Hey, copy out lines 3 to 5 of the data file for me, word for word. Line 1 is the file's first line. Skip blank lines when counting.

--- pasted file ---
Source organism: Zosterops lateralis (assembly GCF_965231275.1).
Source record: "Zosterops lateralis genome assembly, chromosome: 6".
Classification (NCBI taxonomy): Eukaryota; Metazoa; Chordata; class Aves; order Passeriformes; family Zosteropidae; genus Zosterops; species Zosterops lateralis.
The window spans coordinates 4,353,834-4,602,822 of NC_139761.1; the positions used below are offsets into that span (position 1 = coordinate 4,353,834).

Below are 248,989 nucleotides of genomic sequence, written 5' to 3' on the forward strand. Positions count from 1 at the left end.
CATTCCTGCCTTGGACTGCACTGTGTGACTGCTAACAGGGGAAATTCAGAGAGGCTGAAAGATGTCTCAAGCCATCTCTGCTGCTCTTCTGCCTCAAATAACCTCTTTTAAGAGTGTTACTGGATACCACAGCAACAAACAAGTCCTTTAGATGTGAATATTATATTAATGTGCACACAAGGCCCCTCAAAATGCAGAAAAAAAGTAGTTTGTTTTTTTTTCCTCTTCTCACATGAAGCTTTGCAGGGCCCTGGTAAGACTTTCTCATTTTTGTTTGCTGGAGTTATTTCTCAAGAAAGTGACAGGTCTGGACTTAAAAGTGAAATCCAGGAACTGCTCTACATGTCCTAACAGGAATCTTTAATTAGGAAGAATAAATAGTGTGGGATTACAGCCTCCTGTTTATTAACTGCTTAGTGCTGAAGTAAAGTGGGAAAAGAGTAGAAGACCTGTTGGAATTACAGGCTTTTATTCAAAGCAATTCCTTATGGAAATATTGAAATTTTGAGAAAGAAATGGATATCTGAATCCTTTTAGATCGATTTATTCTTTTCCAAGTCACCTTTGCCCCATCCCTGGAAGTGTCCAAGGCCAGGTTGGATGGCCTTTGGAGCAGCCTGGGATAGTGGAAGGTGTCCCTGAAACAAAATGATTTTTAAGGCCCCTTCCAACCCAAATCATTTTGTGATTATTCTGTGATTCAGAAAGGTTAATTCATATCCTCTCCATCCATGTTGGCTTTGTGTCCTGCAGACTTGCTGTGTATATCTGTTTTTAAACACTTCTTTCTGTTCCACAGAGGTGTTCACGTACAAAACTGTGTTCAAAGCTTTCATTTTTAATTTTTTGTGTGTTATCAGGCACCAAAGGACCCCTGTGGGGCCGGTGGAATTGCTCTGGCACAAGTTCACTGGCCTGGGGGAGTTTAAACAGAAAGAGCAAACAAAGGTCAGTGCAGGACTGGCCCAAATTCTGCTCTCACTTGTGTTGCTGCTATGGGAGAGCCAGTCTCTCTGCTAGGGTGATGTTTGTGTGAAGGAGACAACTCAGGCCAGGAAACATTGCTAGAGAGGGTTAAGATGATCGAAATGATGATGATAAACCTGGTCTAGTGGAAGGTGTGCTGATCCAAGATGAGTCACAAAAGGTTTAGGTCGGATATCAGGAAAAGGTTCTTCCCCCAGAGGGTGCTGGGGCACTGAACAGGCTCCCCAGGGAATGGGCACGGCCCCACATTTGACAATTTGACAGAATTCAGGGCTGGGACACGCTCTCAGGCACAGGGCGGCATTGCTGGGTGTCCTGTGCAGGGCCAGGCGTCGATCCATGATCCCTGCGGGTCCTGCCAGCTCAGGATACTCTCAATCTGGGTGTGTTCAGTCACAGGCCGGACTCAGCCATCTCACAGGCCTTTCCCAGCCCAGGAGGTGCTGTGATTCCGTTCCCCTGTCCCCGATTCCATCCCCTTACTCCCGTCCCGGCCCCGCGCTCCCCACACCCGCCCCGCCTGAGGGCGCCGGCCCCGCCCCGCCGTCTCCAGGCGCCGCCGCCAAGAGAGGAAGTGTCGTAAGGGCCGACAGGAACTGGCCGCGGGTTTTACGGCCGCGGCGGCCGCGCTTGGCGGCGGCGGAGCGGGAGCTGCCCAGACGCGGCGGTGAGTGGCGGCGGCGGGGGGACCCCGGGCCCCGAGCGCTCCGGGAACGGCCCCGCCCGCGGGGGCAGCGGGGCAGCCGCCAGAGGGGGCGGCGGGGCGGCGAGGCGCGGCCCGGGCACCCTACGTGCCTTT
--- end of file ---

Classification (NCBI taxonomy): Eukaryota; Metazoa; Chordata; class Aves; order Passeriformes; family Zosteropidae; genus Zosterops; species Zosterops lateralis.
The window spans coordinates 4,353,834-4,602,822 of NC_139761.1; the positions used below are offsets into that span (position 1 = coordinate 4,353,834).

Below are 248,989 nucleotides of genomic sequence, written 5' to 3' on the forward strand. Positions count from 1 at the left end.